In 2018, the average Social Security benefit per retiree will amount to $16,428 for the year.  Of course, migrants granted permanent residency will probably receive far less, in part because their average wages are lower and because they started paying into Social Security later.  On the other hand, the specter of permanent resident migrants facing 18th century levels of destitution is unlikely to be stomached by the US political system.  By one means or another, the government will fork over a sufficient amount to keep retired migrants afloat, and a $6,000 / year subsidy might represent the lower end of what politicians' magnanimity is likely to deliver.

Add to this Medicare costs.  Eligibility is similar to that for Social Security, but again, just one story in the New York Times about a destitute, elderly Hispanic woman with a broken hip may create a climate sufficient to extend generous Medicare benefits to permanent resident migrants.  On average, Medicare spending is around $10,000 / year per Medicare enrollee.  

One might think that undocumented Hispanic migrants with low educational attainment, meager incomes and years of hard physical labor on their bodies would exhibit some fiscal discipline and die young.  But no.  Hispanics actually outlive whites by about eighteen months.  Their life expectancy after the age of 65 is 20.6 years, two decades to receive retirement and healthcare benefits.  On the other hand, older Hispanics, including low income groups, are notably healthier than whites, largely attributable to lower rates of smoking and alcohol use.  

We estimate, based on Pew Research data, that six million undocumented migrants have been resident in the US at least fifteen years, and of those, about 4 million have been here at least twenty years.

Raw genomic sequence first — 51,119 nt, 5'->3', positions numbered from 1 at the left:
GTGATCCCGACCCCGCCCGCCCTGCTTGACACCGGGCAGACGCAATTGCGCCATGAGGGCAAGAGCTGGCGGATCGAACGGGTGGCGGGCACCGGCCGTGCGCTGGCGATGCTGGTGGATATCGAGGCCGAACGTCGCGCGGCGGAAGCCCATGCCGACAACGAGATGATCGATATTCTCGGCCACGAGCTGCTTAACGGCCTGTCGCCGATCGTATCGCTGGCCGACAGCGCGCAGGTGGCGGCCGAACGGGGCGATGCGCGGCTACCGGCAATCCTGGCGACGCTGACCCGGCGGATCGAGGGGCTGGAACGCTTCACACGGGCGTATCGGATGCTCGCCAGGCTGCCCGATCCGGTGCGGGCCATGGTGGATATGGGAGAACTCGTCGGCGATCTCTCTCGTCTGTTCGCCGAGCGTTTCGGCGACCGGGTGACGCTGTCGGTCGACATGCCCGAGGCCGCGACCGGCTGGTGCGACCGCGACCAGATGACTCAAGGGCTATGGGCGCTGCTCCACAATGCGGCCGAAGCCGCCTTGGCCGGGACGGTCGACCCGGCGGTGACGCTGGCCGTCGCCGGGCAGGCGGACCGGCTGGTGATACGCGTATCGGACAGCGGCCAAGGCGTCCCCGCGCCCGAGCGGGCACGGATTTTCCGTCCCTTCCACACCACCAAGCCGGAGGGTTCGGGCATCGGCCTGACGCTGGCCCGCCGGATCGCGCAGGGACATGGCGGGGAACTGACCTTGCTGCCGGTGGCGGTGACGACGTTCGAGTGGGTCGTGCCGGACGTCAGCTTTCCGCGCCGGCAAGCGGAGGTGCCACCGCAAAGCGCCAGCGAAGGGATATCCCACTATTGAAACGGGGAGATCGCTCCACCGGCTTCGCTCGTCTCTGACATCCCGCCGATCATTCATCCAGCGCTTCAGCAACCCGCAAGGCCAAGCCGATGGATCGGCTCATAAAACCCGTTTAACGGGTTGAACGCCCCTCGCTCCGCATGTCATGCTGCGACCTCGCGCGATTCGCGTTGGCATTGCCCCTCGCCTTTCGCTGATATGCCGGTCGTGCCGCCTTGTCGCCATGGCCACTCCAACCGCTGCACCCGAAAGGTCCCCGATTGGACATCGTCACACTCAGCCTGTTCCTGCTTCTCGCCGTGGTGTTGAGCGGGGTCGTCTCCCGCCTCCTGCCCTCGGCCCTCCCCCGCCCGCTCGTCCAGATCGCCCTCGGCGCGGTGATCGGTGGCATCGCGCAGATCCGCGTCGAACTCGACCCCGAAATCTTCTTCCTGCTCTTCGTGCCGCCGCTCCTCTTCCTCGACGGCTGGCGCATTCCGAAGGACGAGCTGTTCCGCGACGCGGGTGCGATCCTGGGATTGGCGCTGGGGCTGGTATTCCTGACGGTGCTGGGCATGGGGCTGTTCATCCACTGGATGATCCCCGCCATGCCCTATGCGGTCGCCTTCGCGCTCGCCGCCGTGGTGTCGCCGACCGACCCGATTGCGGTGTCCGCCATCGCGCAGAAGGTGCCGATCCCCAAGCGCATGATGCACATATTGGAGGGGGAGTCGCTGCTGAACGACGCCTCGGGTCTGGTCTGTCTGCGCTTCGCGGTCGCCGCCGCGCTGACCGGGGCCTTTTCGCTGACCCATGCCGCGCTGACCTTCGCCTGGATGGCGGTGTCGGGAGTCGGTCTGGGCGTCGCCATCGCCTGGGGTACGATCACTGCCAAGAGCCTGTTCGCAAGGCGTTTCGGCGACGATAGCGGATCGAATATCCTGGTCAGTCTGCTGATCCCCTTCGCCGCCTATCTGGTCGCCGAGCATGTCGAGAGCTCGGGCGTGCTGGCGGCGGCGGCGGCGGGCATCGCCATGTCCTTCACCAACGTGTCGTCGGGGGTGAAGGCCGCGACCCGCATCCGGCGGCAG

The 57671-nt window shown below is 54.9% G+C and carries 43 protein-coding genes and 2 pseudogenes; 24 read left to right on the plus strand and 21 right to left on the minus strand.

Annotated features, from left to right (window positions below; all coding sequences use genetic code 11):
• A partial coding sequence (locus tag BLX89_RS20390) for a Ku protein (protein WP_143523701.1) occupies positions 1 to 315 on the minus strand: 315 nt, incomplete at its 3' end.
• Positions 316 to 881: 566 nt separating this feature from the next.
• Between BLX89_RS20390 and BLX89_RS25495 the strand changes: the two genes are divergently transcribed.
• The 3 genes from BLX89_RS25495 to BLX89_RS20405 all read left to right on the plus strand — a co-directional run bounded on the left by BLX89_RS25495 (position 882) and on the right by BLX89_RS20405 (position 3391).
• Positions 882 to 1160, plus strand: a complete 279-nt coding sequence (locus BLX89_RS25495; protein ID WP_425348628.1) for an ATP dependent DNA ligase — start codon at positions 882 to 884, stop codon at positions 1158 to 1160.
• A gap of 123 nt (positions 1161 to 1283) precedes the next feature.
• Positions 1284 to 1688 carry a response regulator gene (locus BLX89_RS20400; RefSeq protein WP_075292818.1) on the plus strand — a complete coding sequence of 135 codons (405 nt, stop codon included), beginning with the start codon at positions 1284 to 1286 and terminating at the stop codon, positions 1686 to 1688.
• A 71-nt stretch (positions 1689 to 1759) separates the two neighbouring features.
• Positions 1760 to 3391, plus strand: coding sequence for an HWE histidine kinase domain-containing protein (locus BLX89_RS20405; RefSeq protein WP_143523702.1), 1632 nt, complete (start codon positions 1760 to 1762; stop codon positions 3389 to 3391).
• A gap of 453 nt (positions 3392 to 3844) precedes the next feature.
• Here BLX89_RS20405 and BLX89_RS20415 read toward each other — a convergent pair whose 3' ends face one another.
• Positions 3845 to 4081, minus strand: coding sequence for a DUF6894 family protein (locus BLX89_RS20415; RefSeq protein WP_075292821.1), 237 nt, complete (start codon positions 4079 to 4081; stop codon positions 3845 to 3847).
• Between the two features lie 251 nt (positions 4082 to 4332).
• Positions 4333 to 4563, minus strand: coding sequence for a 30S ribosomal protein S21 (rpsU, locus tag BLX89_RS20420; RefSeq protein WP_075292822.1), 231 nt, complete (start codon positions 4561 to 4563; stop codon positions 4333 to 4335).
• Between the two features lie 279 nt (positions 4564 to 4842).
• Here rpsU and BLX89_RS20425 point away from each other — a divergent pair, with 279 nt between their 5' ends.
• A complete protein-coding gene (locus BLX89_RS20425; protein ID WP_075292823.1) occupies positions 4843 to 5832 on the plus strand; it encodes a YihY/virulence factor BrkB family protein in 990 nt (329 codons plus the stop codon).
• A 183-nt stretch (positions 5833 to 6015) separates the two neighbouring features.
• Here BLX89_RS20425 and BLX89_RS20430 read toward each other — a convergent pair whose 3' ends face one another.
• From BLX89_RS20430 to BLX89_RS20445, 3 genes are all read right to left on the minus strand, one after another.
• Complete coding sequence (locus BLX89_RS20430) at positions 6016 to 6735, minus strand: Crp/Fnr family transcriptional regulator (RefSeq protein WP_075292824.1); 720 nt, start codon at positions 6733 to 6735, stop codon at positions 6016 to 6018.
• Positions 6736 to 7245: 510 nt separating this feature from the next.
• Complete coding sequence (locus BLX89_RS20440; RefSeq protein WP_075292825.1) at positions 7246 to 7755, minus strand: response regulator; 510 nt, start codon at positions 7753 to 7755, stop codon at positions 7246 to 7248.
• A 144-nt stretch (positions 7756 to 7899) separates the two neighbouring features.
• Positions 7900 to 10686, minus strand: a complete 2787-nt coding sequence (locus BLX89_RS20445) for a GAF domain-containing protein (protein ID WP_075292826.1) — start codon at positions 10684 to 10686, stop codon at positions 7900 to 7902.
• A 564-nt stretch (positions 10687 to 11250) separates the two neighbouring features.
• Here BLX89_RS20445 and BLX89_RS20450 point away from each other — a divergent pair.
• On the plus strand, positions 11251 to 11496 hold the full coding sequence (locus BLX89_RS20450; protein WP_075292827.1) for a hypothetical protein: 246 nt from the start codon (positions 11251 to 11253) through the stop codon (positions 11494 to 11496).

Do the math, and 6 million long-term undocumented residents averaging $6,000 / year in Social Security payments and another $10,000 / year in Medicare outlays translates into roughly $2 trillion of government benefits over the balance of their lives, some of which will be offset by Social Security and Medicare taxes paid.  It is a steep bill.

One would like to close a piece like this on a comforting note, but the sobering reality is that, if the government allows undocumented migrants to stay for decades, sooner or later these individuals will become 'common law' citizens, to be formally documented when the political stars align.  Given the progressive nature of taxation in the US and natural human empathy towards those in need, providing for retired migrants will prove a costly exercise indeed.  

Paradoxically, US taxpayers may be better off providing migrants permanent residency sooner, as it would allow a greater period of time for them to pay into Social Security and Medicare before their retirement.  In addition, some costs could possibly be reduced by entering into cooperative agreements with Mexico to pay a lesser amount to those who relocate south of the border.

Be that as it may, a majority of the US public will likely desire -- or at least condone -- granting green cards to long-term resident migrants.  Given the nature of US politics and government programs, it will be an expensive proposition.


Minimum Wage and Pct of Hourly Workers at or below Min Wage

In real terms, the Federal minimum wage has varied within $0.60 / hour of its current level in the last thirty years.  

The percent of hourly workers earning Federal minimum wage or less has steadily declined from 6.5% in 1988 to 2.3% in 2017.  This could drop below 2% in 2018.  

 Source: FRED

Source: FRED

If terms of number of workers, it looks like this:

There are about 155 million employed persons in the US. Of these, 80 million are hourly workers.

Of all workers, about 2.2 million earn the Federal minimum wage or less.

However, about 1 millon of these are under the age of 24, and half of those are age 19 or less.

Only 882,000 full time workers earn minimum wage or less. And of these, 700,000 earn less than minimum wage, that is, the vast majority of these are in businesses with tips, ie, waiters.

Only 183,000 workers work full time and earn minimum wage. Thus, the notion that there is some large cohort of adult, full time workers not in businesses with tips who earn the minimum wage is simply untrue. Only about 1 in every 1,000 employed persons in the US is both working full time and earning minimum wage without tips.

A market-based solution to the DACA problem

Originally published in The Hill on Feb. 5, 2018


The Republican’s ever-changing plans to deal with illegal immigration are a study in dysfunction. Conservatives, already annoyed at being strong-armed into a DACA deal for 700,000 undocumented immigrants, now have to contemplate President Trump’s plan to extend amnesty to a full 1.8 million Dreamers.